Originally published on theconversation.com
Young people moving to the city has been a serious dilemma for regional Australian communities for decades.
Between 2011 and 2016, about 180,000 regional Australians between 20 and 35 years old moved to capital cities, although around 30% of them eventually returned to a regional area.
The reasons for what researchers term “youth outmigration” are varied, from seeking education and employment opportunities, to the lure of an urban lifestyle. This can have a negative impact on the communities left behind, including local workforce ageing, impact on the local economy and availability of services.
But what about the young people who don’t go?
As part of a three-year study of this phenomenon, 50 young people were interviewed from three regional areas of Australia — Griffith in NSW, Port Hedland in Western Australia, and Port Lincoln in South Australia. Participants ranged in age from 18 to 34.
The study aimed to better understand the reasons why young people leave these areas, choose to stay in their hometowns, or return to their hometowns having left for a period of time.
The three locations were chosen because each is experiencing net youth outmigration despite increasing economic investment, online study options, and business sponsorship schemes such as Regional Development Australia’s Grow Our Own. Partnerships between industry and government like this are part of an effort to keep young people in their regional areas.
Young people explain why they stay
Interviews suggest the reasons Australian young people choose to stay or go had more to do with emotions and identity than money, education, or job opportunities. For example, young people who stay reported feeling safe and comfortable in the country:
I think country towns, they have more security, and more like a family feel. I think there’s a level of intimacy in the relationships you develop in the community.
Others talked about feeling unsafe and stressed in cities:
I was not confident to go to the city and live by myself. I am a big fan of wider populations, not the city. I would go down for a holiday and to go shopping, but I am not a big fan of crowds.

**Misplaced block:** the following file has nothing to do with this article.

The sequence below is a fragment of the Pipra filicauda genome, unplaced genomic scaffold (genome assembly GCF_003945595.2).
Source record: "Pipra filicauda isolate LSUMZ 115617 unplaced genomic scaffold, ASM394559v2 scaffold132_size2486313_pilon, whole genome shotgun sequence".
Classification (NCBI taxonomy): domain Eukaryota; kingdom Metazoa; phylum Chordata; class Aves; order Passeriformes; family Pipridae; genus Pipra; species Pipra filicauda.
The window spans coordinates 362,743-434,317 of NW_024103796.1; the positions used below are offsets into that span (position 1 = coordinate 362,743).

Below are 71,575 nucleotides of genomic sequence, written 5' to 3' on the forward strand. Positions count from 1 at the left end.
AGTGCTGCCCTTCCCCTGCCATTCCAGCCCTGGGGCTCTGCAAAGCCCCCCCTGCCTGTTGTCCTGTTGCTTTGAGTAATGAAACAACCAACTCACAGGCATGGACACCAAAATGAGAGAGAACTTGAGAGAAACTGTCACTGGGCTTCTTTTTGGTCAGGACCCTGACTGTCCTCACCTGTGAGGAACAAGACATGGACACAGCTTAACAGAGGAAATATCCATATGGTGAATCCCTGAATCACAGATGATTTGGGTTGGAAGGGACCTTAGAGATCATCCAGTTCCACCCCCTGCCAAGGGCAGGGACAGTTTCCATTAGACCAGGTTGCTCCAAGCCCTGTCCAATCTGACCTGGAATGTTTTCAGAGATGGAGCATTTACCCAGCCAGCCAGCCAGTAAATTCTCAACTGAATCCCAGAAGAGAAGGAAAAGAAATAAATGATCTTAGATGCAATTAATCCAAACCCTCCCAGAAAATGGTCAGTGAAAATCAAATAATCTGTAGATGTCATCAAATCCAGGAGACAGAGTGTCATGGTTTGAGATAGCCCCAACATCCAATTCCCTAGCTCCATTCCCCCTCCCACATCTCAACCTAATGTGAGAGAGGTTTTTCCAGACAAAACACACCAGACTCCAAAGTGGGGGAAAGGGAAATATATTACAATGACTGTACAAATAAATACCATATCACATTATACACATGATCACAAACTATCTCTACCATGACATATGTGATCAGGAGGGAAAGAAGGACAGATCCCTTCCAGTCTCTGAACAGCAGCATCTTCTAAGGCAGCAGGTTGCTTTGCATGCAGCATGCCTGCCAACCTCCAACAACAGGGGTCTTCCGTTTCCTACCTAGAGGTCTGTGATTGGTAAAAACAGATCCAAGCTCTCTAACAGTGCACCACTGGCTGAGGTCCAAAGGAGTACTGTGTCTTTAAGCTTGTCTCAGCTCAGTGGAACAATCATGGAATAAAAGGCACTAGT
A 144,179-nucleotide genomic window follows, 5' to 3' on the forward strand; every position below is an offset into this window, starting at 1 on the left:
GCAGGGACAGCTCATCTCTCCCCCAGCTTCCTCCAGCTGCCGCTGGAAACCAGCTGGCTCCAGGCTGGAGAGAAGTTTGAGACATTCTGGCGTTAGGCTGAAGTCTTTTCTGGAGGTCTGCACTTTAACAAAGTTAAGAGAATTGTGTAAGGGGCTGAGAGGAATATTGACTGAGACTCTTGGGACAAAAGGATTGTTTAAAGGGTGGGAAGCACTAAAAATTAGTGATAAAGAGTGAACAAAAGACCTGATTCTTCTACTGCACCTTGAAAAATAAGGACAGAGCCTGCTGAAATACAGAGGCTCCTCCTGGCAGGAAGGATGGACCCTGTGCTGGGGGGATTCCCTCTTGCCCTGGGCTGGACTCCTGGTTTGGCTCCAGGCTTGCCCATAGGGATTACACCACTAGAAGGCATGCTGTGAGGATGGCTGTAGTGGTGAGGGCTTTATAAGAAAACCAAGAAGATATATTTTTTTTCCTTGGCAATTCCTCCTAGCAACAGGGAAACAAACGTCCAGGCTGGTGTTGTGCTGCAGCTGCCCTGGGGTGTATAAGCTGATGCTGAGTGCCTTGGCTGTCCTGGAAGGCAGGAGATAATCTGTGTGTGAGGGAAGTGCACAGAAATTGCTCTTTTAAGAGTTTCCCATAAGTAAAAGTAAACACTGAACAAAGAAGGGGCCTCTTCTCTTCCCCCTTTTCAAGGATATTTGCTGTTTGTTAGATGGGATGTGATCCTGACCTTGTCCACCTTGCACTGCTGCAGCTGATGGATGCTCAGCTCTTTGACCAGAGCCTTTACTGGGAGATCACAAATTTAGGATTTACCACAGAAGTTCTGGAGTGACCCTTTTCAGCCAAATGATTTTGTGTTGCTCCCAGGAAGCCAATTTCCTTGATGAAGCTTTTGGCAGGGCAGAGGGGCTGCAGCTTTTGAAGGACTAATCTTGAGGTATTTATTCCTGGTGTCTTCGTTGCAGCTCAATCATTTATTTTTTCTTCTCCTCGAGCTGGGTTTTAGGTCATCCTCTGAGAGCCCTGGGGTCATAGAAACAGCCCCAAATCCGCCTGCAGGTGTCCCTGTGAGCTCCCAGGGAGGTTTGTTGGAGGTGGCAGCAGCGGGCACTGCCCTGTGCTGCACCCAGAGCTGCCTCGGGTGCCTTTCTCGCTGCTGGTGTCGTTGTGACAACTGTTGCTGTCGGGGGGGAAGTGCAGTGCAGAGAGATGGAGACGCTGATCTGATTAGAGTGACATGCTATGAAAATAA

Others again said they wanted peace and stability:
I like my peace and quiet, and I also like to have good space around me. I don’t like hearing cars all the time. I am not big on change.
Young people also described their country or regional lifestyle as a positive thing, worth staying for:
All my life I have always grown up seeing old people having a yard, and they have their roses and their chickens or have their dogs and their cats, and they seem more content, like they have more of a purpose in the country — they can grow their own vegetables here.
The stigma of staying
But despite wanting to stay, this decision was not straightforward. Interviewees spoke of a cultural expectation, starting in childhood, that when you reach adolescence, you needed to go to “the big smoke” to go to university:
I think the pressure [to leave] probably came from the school sector more so than family […] when I think back, I think the schooling sector put the weighting on going to university.
This was reinforced by others in the community, who expected the younger people to leave.
If you were just waiting at the train station or something like that, they’d say “when are you leaving?” Everyone just assumes that you will.
Young people reported the pressure to leave came from schoolteachers who had had a positive experience of city life, or from parents who wanted their children to have “a better life”.
When I got the [local] job, I was too scared to tell my parents. They really wanted me to go to uni.
Interviewees spoke of how staying in their home areas was equated with failure.
It’s almost like you have to leave, if you’re going to be successful.
A small shift could make a big difference
What if instead of asking a regional young person “when are you leaving?”, we asked “what are your plans?”?
What difference might that small shift in emphasis make, so regional youth feel free to make a home wherever they feel safe and comfortable, and not according to prior assumptions and expectations?
Policymakers and regional community leaders should understand there can be complex emotional reasons behind young people’s migration decisions, and that they can feel pressured to leave or judged for staying.
Turning the tide of young people leaving their regional area might be as much about shifting community attitudes and expectations as it is about creating local employment opportunities.
Candice Boyd receives funding from the Australian Research Council.